Chapter

Gershwin and the New Popular Music

Howard Pollack

in George Gershwin

Published by University of California Press

Published in print January 2007 | ISBN: 9780520248649
Published online May 2012 | e-ISBN: 9780520933149 | DOI: http://dx.doi.org/10.1525/california/9780520248649.003.0003
Gershwin and the New Popular Music

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This chapter claims that many recollections suggest Gershwin's early absorption of British popular music, an inheritance displayed in various scores. Gershwin rarely dwelled on his Jewish-Russian background, but remained interested in the Yiddish theater. Although Jewish Americans clearly contributed significantly to the development of popular music in the early twentieth century, this phenomenon remains subject to widely varying interpretations. In drawing on the nexus of Irving Berlin's popular songs, James Reese Europe's ragtime-jazz, and W. C. Handy's blues, the Castles looked ahead to Gershwin's own career. When Gershwin took a job plugging songs in 1914, he arrived not so much as a trailblazer but as someone eager to join in the excitement.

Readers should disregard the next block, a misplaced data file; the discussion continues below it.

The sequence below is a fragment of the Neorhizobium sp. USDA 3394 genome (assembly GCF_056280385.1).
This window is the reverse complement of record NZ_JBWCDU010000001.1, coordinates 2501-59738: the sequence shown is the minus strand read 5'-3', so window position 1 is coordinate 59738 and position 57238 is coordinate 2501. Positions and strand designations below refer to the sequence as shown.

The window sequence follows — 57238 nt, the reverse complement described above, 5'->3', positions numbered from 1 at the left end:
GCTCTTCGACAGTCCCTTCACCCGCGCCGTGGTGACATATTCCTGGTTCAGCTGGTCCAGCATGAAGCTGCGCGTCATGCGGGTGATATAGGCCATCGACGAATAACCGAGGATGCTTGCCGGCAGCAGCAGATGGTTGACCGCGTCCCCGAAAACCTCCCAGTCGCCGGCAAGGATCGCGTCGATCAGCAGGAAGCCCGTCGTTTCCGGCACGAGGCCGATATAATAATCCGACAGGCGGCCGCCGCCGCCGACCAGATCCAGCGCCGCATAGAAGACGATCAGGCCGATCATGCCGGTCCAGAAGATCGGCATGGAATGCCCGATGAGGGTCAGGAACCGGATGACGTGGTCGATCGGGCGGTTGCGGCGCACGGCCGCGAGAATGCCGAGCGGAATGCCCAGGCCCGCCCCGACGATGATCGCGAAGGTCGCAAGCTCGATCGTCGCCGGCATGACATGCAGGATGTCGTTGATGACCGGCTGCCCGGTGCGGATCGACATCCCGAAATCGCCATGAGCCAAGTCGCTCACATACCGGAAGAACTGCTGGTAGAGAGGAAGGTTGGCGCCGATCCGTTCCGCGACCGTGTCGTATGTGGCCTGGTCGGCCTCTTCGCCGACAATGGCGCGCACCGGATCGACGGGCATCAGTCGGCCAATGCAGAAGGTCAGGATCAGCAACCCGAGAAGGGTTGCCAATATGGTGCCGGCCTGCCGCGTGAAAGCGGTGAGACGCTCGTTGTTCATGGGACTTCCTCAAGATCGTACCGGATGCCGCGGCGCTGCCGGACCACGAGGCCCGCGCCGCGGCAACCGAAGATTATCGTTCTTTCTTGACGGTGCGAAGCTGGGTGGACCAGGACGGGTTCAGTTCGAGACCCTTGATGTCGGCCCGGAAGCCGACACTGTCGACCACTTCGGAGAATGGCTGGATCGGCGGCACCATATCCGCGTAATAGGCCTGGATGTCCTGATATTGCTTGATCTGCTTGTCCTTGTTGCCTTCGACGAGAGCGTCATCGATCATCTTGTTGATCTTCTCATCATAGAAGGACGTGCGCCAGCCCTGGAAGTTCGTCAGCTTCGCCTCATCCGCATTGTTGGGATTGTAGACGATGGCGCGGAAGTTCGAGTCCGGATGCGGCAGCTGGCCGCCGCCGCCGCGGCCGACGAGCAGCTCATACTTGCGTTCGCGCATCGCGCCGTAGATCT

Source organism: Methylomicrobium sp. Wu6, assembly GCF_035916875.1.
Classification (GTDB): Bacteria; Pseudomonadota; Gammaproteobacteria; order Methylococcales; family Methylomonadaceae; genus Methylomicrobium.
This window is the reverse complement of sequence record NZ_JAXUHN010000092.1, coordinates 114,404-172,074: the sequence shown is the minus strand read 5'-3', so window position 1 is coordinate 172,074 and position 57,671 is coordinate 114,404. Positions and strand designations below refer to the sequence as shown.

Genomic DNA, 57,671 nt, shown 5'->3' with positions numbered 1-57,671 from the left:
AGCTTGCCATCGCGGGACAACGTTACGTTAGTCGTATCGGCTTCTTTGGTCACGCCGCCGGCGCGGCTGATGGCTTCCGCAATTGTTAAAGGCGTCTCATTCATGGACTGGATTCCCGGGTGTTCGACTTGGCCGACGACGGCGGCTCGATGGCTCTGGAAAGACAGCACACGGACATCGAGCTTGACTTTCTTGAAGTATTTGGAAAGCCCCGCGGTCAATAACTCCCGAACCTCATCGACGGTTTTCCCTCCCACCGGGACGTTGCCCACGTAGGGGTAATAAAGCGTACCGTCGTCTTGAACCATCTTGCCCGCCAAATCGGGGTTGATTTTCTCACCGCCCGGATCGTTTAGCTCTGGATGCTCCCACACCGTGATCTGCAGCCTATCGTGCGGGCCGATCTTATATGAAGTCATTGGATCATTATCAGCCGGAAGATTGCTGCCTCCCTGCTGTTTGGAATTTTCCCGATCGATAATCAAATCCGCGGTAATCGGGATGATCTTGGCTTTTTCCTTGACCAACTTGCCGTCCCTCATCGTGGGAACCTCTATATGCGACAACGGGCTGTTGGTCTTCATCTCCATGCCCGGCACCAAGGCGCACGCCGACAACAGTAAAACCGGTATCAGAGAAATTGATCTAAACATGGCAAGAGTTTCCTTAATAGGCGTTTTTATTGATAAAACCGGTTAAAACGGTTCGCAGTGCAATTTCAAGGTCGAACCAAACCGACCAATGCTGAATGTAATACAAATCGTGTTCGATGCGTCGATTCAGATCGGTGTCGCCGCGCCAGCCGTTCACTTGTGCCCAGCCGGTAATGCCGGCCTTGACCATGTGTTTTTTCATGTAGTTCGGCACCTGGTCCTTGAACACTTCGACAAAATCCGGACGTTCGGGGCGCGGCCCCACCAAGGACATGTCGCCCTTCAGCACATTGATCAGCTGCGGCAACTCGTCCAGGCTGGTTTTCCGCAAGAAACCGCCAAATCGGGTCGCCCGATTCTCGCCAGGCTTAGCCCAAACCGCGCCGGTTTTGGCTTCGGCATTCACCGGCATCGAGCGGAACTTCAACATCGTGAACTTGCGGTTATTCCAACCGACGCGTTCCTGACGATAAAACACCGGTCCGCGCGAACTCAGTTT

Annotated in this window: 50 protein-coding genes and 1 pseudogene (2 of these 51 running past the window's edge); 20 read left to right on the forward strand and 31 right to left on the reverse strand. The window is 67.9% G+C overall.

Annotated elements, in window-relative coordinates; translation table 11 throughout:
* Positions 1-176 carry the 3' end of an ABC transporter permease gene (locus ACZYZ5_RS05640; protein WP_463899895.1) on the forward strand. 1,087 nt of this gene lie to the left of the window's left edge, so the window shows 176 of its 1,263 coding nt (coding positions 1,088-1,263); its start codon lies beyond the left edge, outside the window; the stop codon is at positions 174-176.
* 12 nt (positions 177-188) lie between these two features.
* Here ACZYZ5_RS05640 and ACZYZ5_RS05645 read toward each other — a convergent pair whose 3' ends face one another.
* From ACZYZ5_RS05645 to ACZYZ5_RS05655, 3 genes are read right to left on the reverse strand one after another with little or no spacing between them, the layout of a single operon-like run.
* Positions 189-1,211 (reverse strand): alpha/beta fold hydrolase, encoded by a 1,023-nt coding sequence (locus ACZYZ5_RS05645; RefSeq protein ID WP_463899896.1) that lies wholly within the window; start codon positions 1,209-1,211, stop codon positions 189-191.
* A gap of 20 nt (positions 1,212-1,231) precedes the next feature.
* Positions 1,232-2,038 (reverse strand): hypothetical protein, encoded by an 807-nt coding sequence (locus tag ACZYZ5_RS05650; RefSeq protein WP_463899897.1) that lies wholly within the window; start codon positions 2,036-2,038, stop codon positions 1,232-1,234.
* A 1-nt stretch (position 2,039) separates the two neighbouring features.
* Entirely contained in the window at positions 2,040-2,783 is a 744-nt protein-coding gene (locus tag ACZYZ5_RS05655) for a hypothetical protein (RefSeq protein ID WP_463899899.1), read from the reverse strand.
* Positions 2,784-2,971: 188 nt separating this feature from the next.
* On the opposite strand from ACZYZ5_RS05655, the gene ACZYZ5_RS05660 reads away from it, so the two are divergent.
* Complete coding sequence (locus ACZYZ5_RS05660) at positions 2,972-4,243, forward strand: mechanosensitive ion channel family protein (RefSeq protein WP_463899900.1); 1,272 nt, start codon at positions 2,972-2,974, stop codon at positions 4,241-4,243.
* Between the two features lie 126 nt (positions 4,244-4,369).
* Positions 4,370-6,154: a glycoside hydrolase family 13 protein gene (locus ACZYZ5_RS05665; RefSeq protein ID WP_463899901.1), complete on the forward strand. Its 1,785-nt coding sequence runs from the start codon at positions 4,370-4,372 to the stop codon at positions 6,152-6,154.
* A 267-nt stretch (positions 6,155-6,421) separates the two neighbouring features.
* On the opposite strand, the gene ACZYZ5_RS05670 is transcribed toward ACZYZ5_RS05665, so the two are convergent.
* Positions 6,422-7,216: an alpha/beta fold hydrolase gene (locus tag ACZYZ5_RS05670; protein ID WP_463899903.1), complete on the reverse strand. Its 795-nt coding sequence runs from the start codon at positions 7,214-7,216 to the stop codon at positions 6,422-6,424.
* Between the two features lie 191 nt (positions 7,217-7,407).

Keywords: British popular music; Jewish music; Yiddish theater; Irving Berlin

Chapter.  8163 words. 

Subjects: American Music

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